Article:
Just as US soldiers and National Guards who’ve completed their tours in Iraq are being conscripted by stop-loss orders, recalls and the like, then sent back for a second round, Australia has received new orders. The New Europeans (Spain, Poland, Netherlands and so on) are all pulling out, and its up to us to fill the gap.
Of course, there’s no mention of the US in Howard’s announcement. Supposedly, this is a response to personal requests from the British and Japanese Prime Ministers. Older readers will recall that exactly the same farce was played out with our commitment of troops to Vietnam. Anyone who believes the government’s line might reflect on what kind of response Blair and Koizumi would get if they requested from Howard something the Bush Administration didn’t like, such as ratification of Kyoto.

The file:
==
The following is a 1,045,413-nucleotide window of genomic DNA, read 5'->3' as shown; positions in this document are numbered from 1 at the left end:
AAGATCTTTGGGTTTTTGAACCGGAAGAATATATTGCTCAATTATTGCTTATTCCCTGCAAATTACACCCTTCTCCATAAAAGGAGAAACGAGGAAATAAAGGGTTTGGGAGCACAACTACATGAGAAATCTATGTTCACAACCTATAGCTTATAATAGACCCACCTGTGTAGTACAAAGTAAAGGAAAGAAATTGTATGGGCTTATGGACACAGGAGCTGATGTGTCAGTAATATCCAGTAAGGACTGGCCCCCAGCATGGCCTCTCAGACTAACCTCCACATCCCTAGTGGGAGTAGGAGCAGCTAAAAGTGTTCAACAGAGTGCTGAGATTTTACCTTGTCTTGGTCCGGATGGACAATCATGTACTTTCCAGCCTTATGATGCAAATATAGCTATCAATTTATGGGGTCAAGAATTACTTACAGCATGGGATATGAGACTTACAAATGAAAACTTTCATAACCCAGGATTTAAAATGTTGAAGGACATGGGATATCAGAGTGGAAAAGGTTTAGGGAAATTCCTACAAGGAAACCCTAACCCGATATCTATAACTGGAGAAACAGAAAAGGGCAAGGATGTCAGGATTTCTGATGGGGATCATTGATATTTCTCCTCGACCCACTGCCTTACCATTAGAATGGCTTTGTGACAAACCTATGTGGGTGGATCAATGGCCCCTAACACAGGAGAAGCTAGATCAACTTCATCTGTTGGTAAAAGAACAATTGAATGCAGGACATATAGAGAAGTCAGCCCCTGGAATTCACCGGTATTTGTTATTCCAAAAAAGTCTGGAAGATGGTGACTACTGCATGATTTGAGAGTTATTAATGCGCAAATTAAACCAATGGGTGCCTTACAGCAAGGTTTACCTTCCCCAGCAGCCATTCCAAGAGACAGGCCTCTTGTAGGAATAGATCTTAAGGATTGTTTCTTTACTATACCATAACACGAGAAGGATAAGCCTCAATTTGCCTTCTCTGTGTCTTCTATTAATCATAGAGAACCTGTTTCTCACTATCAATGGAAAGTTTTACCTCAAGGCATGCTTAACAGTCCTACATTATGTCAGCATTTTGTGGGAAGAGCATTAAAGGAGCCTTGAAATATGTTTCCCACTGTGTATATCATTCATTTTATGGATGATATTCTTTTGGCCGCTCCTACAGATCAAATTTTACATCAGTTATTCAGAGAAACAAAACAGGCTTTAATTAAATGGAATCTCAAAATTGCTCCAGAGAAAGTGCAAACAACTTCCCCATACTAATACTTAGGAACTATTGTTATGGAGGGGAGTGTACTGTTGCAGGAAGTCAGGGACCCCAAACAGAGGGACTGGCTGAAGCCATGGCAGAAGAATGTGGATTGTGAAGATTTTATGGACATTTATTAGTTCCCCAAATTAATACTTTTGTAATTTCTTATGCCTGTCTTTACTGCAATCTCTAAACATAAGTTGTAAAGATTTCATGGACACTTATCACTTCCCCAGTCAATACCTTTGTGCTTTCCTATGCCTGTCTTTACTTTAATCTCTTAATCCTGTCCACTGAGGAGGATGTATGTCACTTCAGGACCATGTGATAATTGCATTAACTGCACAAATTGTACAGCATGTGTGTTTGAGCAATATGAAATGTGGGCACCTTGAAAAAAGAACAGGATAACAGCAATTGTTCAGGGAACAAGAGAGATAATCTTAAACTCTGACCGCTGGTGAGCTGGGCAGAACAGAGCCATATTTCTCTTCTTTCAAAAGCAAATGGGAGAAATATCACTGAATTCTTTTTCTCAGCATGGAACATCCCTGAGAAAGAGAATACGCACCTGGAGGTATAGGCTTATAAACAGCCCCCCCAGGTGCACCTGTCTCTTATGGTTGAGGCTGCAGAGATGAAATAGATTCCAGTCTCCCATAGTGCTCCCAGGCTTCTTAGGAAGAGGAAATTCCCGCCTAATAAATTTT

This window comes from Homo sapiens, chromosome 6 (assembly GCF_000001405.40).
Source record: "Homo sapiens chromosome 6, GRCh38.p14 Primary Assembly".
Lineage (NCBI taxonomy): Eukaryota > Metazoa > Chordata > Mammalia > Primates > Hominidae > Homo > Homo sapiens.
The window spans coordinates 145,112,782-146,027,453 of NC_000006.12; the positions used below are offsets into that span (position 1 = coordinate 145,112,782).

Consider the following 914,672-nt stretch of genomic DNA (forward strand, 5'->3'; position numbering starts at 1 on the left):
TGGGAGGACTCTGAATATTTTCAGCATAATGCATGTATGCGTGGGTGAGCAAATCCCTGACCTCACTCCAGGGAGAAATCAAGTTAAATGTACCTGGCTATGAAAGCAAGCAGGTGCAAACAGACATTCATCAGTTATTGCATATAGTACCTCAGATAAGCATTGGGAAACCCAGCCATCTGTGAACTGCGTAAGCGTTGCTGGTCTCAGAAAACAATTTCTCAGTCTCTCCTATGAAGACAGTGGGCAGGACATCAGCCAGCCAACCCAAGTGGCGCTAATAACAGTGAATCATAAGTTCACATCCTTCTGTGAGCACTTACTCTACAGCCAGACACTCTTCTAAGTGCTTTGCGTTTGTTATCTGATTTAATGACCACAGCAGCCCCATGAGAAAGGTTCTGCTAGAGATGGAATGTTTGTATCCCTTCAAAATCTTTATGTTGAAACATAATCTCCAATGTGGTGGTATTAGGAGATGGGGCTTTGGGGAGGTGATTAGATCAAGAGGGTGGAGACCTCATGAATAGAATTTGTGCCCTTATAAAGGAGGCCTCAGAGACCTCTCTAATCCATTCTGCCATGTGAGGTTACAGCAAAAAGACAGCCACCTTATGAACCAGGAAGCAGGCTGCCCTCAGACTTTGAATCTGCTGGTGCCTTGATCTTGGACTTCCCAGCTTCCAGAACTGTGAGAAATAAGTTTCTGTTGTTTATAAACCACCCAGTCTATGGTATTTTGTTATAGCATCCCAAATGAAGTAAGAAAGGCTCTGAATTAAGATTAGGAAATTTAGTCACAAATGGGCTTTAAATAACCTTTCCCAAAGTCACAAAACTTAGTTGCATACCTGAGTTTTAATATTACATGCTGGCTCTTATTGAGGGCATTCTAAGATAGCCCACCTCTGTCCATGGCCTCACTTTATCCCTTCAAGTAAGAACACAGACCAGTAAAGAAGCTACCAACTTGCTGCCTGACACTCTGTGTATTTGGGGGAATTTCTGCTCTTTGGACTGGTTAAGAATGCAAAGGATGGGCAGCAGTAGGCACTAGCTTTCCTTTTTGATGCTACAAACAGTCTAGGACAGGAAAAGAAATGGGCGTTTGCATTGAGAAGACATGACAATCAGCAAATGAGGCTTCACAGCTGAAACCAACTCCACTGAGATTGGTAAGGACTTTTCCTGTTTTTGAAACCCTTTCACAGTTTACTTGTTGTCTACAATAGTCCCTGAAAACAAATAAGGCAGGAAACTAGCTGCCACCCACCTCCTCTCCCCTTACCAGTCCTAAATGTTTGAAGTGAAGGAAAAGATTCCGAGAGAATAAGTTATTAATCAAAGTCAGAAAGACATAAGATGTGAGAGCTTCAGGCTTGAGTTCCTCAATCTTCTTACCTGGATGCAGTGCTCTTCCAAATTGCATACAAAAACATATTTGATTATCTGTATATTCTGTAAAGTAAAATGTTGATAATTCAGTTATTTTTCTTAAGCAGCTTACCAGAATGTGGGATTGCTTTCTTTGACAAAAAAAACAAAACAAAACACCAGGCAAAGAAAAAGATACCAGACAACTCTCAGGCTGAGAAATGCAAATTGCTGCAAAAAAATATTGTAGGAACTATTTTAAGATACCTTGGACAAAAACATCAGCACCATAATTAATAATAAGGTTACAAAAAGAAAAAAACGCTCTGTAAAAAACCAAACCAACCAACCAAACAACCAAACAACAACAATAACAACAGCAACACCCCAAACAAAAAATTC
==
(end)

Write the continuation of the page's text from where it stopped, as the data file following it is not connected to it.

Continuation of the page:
There’s no strategy here, just hanging on and hoping things will change for the better. There’s no sign so far that the presence of 150 000 troops has done any good. The insurgency/resistance/terrorists are far more numerous now than they were a year ago. They gain legitimacy when they attack foreign occupiers, and lose it when they attack fellow-Iraqis. I hope that the new Iraqi government, when it emerges, will maintain its campaign commitment (watered down at the last minute) to demand a schedule for withdrawal, but if it doesn’t, Australia and Britain should be pushing the US to set one.
Tthe decision raises some other big issues for Australia that don’t seem to have been considered. In particular, there’s the possibility of war with Iran. Have we received assurances either that there won’t be any US military action against Iran or that, if there is, Iraq won’t be used as a base? To ask this question is to answer it.